We often hear that social networks can be good for emotional health by reconnecting us with old friends, helping us build professional contacts and countering isolation, but Italian doctors have reported a case where logging onto Facebook made an 18-year-old man hyperventilate.
The patient, whose asthma was well-controlled with steroid inhalers and Singulair pills, began having more asthma attacks when he logged onto Facebook and learned that his ex-girlfriend had un-friended him and friended "many new young men." Frustrated by being cut off from his former flame, the jilted boyfriend became her Facebook friend under a nickname and regained access to her profile picture.
However, the sight of her photo left him hyperventilating and short of breath, "which happened repeatedly" as he called up her profile, wrote Dr. Gennaro D'Amato, a respiratory and allergy specialist at the High Specialty Hospital A Cardarelli in Naples, Italy, in this week's issue of The Lancet.
In e-mails sent Thursday from Salvador de Bahia, Brazil, where he was traveling, D'Amato said that the case was unique because "there are not other descriptions of psychosomatic asthma induced by contact with Facebook."
With this particular patient, seeing his former girlfriend's photo and becoming aware of her contacts with men he saw as competitors for her attention "was a trigger factor of asthma."
D'Amato and colleagues from another Naples hospital and health centers in Prato, Italy, and Salerno, Italy, wrote that doctors advised the patient's worried Italian mama to have him measure his lung capacity before and after logging into Facebook.
"Indeed, 'post-Facebook' values were reduced, with a variability of more than 20 percent," they wrote.
Psychological stress is a known asthma trigger. In depressed asthmatics, stress can cause their autonomic nervous systems to tighten up their airways.
After ruling out other environmental and infectious factors that could affect this particular patient's airways, the doctors concluded that logging onto Facebook most likely triggered the stress that brought on the asthma attacks.
D'Amato and his co-authors suggested the case had broader implications for some of Facebook's more than 500 million active users: "Facebook, and social networks in general, could be a new source of psychological stress, representing a triggering factor for exacerbations in depressed asthmatic individuals."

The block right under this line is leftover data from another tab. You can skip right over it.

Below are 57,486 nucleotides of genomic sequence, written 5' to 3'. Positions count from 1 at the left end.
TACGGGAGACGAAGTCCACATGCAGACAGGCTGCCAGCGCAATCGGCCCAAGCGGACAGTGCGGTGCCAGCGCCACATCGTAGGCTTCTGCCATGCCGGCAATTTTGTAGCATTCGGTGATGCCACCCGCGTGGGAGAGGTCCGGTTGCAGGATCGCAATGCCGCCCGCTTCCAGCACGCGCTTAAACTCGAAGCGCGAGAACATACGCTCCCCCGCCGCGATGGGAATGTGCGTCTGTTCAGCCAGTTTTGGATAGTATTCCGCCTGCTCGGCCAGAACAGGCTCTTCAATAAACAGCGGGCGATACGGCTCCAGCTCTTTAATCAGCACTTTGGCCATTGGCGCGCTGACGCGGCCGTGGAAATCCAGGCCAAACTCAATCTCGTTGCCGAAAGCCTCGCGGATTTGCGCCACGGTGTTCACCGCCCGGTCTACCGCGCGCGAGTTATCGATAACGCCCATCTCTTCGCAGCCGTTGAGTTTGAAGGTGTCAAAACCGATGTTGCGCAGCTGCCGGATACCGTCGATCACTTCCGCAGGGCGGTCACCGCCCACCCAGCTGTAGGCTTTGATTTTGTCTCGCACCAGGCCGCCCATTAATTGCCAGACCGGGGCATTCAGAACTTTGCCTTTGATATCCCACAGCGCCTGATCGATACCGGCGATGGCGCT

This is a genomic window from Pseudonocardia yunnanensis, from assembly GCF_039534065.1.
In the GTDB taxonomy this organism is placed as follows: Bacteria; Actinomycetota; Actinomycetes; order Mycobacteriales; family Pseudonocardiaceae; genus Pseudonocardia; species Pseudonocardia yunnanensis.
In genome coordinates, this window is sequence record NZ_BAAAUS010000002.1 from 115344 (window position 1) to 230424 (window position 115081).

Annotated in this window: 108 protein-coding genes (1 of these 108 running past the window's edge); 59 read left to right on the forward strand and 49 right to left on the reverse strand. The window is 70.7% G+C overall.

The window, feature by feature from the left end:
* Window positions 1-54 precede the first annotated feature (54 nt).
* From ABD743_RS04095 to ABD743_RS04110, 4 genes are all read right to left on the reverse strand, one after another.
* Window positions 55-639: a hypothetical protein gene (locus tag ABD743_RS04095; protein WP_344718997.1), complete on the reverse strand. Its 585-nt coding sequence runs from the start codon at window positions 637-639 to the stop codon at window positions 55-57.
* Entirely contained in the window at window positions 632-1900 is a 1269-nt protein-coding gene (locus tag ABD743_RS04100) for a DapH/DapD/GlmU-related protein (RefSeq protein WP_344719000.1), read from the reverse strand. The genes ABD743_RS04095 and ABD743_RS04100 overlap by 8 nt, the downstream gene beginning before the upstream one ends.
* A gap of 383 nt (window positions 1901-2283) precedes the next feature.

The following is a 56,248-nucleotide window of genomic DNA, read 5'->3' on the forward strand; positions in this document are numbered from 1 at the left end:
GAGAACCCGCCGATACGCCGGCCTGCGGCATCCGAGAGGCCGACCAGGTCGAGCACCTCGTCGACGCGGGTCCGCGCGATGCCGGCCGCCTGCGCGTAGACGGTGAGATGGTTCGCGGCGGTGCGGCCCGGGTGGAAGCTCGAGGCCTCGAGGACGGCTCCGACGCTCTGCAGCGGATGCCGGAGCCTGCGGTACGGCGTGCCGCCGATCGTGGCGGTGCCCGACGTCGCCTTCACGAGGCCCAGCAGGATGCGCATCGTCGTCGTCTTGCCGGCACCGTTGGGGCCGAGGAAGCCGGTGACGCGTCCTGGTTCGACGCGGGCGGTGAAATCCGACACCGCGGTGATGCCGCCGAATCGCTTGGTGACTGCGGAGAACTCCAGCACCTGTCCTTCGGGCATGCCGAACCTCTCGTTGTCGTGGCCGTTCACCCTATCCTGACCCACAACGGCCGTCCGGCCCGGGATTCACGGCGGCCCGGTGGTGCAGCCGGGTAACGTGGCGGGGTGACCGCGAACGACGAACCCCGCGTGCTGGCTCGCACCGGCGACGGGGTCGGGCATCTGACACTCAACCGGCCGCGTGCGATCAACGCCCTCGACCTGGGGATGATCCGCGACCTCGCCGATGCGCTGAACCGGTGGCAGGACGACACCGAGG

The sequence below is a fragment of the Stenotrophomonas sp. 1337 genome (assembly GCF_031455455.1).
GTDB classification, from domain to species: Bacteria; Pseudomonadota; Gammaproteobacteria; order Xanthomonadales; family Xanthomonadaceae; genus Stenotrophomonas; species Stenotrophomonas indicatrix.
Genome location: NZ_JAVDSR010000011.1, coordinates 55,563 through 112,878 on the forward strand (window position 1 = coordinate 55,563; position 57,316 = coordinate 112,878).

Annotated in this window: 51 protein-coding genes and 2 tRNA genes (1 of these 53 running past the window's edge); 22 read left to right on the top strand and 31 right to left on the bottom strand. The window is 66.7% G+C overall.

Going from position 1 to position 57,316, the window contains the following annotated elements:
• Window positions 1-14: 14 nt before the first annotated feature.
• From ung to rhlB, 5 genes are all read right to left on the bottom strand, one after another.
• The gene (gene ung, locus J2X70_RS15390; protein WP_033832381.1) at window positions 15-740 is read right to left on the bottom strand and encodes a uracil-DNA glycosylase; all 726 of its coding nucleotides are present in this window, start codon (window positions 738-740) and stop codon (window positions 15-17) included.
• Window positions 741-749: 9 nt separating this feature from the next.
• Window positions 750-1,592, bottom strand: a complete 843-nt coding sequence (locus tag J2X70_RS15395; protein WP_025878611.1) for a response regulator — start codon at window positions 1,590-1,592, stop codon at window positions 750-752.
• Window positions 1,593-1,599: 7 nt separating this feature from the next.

D'Amato said the way to prevent such attacks is avoidance of the trigger "in susceptible subjects or to improve their reactions with [the] help of a psychologist."
On the advice of a psychiatrist, the Italian patient "resigned not to login to Facebook any longer and the asthma attacks stopped."
Dr. Karen L. Warman, an associate professor of clinical pediatrics at Montefiore Medical Center in the Bronx, N.Y., who has studied and developed programs to address asthma among urban children, said the case demonstrated that Facebook activity can be a source of psychological stress.
"It seems that for this young man, instead of avoiding that stress, by logging on he was creating it for himself," she said.
Warman said the take-home message was simple: "If things create stress for you and they're avoidable, then you should avoid them."
D'Amato said that the heartbroken patient also might have been able to avoid the attacks if he took asthma drugs prophylactically before logging on to Facebook, much as patients with exercise-induced asthma can take medication before exerting themselves.
D'Amato said that the young man's stress and hyperventilation might also have occurred outside of cyberspace if he had encountered his ex-girlfriend on the street.
The computer screen the young man faced while logged on to Facebook has its own potential health consequences. Excessive staring at a computer screen has been linked to eye strain, dry eyes and blurred vision. And don't forget that for some people, flickering lights on the screen can bring on a migraine headache.